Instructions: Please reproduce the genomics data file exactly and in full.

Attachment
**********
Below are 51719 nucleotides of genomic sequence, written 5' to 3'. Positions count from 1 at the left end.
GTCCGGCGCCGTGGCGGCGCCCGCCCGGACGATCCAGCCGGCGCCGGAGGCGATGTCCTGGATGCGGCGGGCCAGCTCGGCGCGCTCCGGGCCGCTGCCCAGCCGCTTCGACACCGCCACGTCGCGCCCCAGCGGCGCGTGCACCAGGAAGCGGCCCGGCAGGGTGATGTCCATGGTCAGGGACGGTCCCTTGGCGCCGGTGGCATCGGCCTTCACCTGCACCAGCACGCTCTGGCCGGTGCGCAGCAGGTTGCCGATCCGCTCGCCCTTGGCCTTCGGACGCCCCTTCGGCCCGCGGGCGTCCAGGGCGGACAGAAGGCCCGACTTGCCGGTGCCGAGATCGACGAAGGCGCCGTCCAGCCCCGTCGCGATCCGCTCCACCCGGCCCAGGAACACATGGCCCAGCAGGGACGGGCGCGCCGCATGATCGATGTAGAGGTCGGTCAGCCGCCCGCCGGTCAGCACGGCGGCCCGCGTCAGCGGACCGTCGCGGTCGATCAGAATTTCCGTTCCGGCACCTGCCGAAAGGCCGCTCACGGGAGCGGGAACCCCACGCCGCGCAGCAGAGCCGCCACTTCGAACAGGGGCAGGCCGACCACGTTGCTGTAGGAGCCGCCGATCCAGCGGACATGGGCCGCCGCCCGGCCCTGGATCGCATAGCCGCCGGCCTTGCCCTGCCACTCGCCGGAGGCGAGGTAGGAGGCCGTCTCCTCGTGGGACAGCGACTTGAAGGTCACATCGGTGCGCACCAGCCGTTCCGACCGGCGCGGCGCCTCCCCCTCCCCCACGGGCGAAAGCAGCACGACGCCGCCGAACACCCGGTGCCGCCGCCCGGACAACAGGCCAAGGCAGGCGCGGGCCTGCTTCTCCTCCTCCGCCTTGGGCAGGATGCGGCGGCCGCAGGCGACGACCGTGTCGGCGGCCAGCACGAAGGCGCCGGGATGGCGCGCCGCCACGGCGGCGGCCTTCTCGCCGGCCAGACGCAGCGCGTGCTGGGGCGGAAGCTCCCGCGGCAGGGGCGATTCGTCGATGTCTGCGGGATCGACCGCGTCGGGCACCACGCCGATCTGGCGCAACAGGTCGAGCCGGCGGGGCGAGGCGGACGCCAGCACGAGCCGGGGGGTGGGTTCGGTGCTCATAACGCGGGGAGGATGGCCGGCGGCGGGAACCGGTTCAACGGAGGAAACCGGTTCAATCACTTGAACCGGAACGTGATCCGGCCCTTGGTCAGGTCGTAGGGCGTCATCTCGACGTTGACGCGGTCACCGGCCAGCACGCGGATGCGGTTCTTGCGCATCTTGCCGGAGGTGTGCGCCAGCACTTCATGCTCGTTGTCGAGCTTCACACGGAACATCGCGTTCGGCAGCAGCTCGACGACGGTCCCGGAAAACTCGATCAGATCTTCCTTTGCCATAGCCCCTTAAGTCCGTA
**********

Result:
Below are 51719 nucleotides of genomic sequence, written 5' to 3'. Positions count from 1 at the left end.
GTCCGGCGCCGTGGCGGCGCCCGCCCGGACGATCCAGCCGGCGCCGGAGGCGATGTCCTGGATGCGGCGGGCCAGCTCGGCGCGCTCCGGGCCGCTGCCCAGCCGCTTCGACACCGCCACGTCGCGCCCCAGCGGCGCGTGCACCAGGAAGCGGCCCGGCAGGGTGATGTCCATGGTCAGGGACGGTCCCTTGGCGCCGGTGGCATCGGCCTTCACCTGCACCAGCACGCTCTGGCCGGTGCGCAGCAGGTTGCCGATCCGCTCGCCCTTGGCCTTCGGACGCCCCTTCGGCCCGCGGGCGTCCAGGGCGGACAGAAGGCCCGACTTGCCGGTGCCGAGATCGACGAAGGCGCCGTCCAGCCCCGTCGCGATCCGCTCCACCCGGCCCAGGAACACATGGCCCAGCAGGGACGGGCGCGCCGCATGATCGATGTAGAGGTCGGTCAGCCGCCCGCCGGTCAGCACGGCGGCCCGCGTCAGCGGACCGTCGCGGTCGATCAGAATTTCCGTTCCGGCACCTGCCGAAAGGCCGCTCACGGGAGCGGGAACCCCACGCCGCGCAGCAGAGCCGCCACTTCGAACAGGGGCAGGCCGACCACGTTGCTGTAGGAGCCGCCGATCCAGCGGACATGGGCCGCCGCCCGGCCCTGGATCGCATAGCCGCCGGCCTTGCCCTGCCACTCGCCGGAGGCGAGGTAGGAGGCCGTCTCCTCGTGGGACAGCGACTTGAAGGTCACATCGGTGCGCACCAGCCGTTCCGACCGGCGCGGCGCCTCCCCCTCCCCCACGGGCGAAAGCAGCACGACGCCGCCGAACACCCGGTGCCGCCGCCCGGACAACAGGCCAAGGCAGGCGCGGGCCTGCTTCTCCTCCTCCGCCTTGGGCAGGATGCGGCGGCCGCAGGCGACGACCGTGTCGGCGGCCAGCACGAAGGCGCCGGGATGGCGCGCCGCCACGGCGGCGGCCTTCTCGCCGGCCAGACGCAGCGCGTGCTGGGGCGGAAGCTCCCGCGGCAGGGGCGATTCGTCGATGTCTGCGGGATCGACCGCGTCGGGCACCACGCCGATCTGGCGCAACAGGTCGAGCCGGCGGGGCGAGGCGGACGCCAGCACGAGCCGGGGGGTGGGTTCGGTGCTCATAACGCGGGGAGGATGGCCGGCGGCGGGAACCGGTTCAACGGAGGAAACCGGTTCAATCACTTGAACCGGAACGTGATCCGGCCCTTGGTCAGGTCGTAGGGCGTCATCTCGACGTTGACGCGGTCACCGGCCAGCACGCGGATGCGGTTCTTGCGCATCTTGCCGGAGGTGTGCGCCAGCACTTCATGCTCGTTGTCGAGCTTCACACGGAACATCGCGTTCGGCAGCAGCTCGACGACGGTCCCGGAAAACTCGATCAGATCTTCCTTTGCCATAGCCCCTTAAGTCCGTA